PRINCE2 and Agility: Reclaiming the Manifesto

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on a fortnighty iterative-incremental basis. This stage therefore corresponds to the DSDM Atern Engineering Phase. The risk of each stakeholder would be limited to two weeks, which is also the billing cycle.

5. For the prototyping and pilot projects that we have focused on, Deployment is usually performed as part of each incremental release. Unlike DSDM Atern it does not typically involve a separate, discrete stage.

DSDM Atern also appeared to fit the bill at the level of the micro-process. During the Delivery Stage (i.e. the Atern Engineering Phase) the project manager, client, and supplier would be involved in round-trip gestalt design. The architectural requirements identified during Development (Atern’s Exploration) cannot be frozen into a fixed vocabulary of scope. Further scope refinement and requirements discovery must be expected and supported during engineering work. The mappings we identified at the micro-level are a means of ensuring that Agile principles can be brought to bear when developing “in-the-small” and not just “in-the-large” (see Figure 4).

im1210-4

 

Figure 4

Conclusion, and next month’s article

Agile Methods are often considered to be incompatible with high levels of process rigor. This perception has been encouraged in part by a misunderstanding of the terms of the Agile Manifesto, and partly by the assumption that Agility and rigor exist at opposite ends of a methodological spectrum. Such views are commonly held by Agile supporters and detractors alike.

In the past it has proven difficult to accommodate traditional and emergent approaches simultaneously. In this article some of the technical and cultural obstacles to progress have been presented. We’ve looked at the problems that are commonly associated with the implementation of Agile Methods in prescriptive environments, and shown how DSDM Atern provides a basis for PRINCE2 integration.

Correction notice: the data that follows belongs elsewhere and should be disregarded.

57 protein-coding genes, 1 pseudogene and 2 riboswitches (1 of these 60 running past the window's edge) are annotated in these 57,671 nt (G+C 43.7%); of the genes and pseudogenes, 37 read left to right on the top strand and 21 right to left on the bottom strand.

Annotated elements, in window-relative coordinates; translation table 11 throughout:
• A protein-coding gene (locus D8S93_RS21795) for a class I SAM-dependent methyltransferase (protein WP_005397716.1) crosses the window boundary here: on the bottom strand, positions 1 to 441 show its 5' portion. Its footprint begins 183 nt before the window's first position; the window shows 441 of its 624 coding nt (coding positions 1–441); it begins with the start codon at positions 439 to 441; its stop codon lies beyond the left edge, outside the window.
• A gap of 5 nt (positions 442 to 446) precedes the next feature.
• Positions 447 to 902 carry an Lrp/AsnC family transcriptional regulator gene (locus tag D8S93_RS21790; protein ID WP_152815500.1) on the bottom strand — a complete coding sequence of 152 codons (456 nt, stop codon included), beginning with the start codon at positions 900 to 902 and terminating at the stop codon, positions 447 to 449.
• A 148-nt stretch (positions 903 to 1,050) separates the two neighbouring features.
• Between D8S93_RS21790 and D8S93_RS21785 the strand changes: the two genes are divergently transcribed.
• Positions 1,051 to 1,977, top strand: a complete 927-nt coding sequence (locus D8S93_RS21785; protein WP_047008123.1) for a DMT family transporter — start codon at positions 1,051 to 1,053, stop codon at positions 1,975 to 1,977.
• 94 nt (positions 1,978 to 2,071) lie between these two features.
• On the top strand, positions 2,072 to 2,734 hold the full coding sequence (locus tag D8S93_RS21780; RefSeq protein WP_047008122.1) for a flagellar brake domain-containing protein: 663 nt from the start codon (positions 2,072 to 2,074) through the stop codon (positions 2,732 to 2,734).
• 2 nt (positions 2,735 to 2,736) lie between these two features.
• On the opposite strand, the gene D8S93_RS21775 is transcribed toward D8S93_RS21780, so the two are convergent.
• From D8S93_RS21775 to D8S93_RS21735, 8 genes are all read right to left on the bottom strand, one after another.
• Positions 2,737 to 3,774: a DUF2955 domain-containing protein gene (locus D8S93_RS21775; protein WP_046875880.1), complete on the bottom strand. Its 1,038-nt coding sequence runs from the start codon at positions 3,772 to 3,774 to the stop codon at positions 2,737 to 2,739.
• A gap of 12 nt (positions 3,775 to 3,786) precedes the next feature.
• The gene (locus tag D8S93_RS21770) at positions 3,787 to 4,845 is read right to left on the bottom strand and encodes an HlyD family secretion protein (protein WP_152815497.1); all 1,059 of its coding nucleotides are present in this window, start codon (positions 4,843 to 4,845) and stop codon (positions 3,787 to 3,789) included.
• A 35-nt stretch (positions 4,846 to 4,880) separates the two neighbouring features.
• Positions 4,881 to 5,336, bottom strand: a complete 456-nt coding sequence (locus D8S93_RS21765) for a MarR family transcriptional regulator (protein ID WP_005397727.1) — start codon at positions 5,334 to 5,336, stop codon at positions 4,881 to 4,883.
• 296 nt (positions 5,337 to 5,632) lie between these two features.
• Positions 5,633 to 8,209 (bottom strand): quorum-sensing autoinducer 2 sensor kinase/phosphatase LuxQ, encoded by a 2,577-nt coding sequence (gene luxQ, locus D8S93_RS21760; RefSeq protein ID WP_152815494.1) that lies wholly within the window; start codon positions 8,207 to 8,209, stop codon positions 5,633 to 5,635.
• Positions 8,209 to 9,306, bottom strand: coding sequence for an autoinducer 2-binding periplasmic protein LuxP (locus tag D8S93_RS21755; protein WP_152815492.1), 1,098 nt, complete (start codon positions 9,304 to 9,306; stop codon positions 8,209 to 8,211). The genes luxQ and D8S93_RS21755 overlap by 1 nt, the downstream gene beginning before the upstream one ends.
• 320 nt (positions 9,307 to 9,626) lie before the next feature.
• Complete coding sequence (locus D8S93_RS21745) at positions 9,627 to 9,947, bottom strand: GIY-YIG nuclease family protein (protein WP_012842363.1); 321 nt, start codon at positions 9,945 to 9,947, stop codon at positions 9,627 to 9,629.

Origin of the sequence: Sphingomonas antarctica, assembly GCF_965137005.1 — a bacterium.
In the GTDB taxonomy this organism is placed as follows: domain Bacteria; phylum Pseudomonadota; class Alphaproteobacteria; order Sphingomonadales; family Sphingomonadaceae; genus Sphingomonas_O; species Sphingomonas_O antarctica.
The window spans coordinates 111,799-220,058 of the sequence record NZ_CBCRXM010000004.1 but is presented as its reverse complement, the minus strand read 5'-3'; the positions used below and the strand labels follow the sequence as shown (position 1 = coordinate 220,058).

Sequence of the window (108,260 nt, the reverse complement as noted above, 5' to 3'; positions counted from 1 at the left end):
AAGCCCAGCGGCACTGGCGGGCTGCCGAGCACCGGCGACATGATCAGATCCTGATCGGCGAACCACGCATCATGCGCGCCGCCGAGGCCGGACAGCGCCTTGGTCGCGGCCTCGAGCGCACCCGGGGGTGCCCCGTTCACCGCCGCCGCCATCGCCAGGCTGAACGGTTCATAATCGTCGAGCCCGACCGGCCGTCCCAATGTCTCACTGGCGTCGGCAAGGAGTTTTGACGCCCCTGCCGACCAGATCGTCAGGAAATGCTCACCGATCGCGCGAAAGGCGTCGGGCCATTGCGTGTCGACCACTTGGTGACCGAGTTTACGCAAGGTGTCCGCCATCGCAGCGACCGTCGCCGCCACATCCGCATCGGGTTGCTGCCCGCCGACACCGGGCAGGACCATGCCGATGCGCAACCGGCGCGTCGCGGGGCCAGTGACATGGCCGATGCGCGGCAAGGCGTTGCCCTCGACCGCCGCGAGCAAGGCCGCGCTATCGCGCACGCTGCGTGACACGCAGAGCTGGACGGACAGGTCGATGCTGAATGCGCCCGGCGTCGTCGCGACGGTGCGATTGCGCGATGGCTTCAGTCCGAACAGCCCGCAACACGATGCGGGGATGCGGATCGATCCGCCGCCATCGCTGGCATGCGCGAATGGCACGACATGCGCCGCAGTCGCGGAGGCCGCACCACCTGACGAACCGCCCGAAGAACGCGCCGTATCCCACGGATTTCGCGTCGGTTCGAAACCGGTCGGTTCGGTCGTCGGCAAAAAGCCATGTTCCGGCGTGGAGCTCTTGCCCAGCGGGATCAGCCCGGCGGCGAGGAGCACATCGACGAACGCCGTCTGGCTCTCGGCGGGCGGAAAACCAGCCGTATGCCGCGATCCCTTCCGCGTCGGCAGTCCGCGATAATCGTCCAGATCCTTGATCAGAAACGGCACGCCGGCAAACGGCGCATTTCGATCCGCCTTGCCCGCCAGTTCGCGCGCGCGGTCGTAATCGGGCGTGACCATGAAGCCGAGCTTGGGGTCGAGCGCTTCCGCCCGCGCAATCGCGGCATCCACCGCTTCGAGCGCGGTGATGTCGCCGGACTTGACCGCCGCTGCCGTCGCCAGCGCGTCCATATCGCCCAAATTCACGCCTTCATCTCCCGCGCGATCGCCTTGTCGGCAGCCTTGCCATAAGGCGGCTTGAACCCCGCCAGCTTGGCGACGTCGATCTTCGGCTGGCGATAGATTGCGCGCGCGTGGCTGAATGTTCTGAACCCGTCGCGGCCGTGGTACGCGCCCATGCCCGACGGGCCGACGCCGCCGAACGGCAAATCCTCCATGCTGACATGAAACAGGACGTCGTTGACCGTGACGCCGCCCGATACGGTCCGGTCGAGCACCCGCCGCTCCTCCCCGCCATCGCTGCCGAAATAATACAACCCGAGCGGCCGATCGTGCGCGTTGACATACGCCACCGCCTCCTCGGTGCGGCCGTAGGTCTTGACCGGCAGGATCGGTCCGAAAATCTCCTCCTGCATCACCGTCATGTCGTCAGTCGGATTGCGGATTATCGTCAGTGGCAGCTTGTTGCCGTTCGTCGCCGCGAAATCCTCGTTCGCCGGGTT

Next month we will look in more detail at the remedial approach adopted by Codeworks DEV, and show how a specialised, tool-supported, configurable toolset can be used to leverage Agile Methods across multiple PRINCE2 projects at both delivery and programme levels.

References

[Barron, 2003]. Barron, Kevin, et. al. “White Paper: Using DSDM and PRINCE2”. The DSDM Consortium, 2003.

[Beck, 2001]. Beck, Kent, et. al. 2001.“Manifesto for Agile Software Development”. http://agilemanifesto.org/

[Binstock, 2009]. Binstock, Andrew. Software Development Times, 1 March 2009. “Integration Watch: The Zealots of Agile”.

[Davidson, 2008]. Davidson, Michelle. Software Quality News, 27 June 2008. “Survey: Agile interest high, but waterfall still used by many”. http://searchsoftwarequality.techtarget.com/news/article/0,289142,sid92_gci1318992,00.html

[Lacey, 2008]. Lacey, Mitch. Agile 2008 Conference. “When Working Software Is Not Enough: A Story of Project Failure”. http://www.infoq.com/presentations/A-Story-of-Project-Failure-Mitch-Lacey

[Richards, 2007]. Richards, Keith. “Agile Project Management: Running PRINCE2 projects with DSDM Atern”. The Stationery Office, London, 2007.

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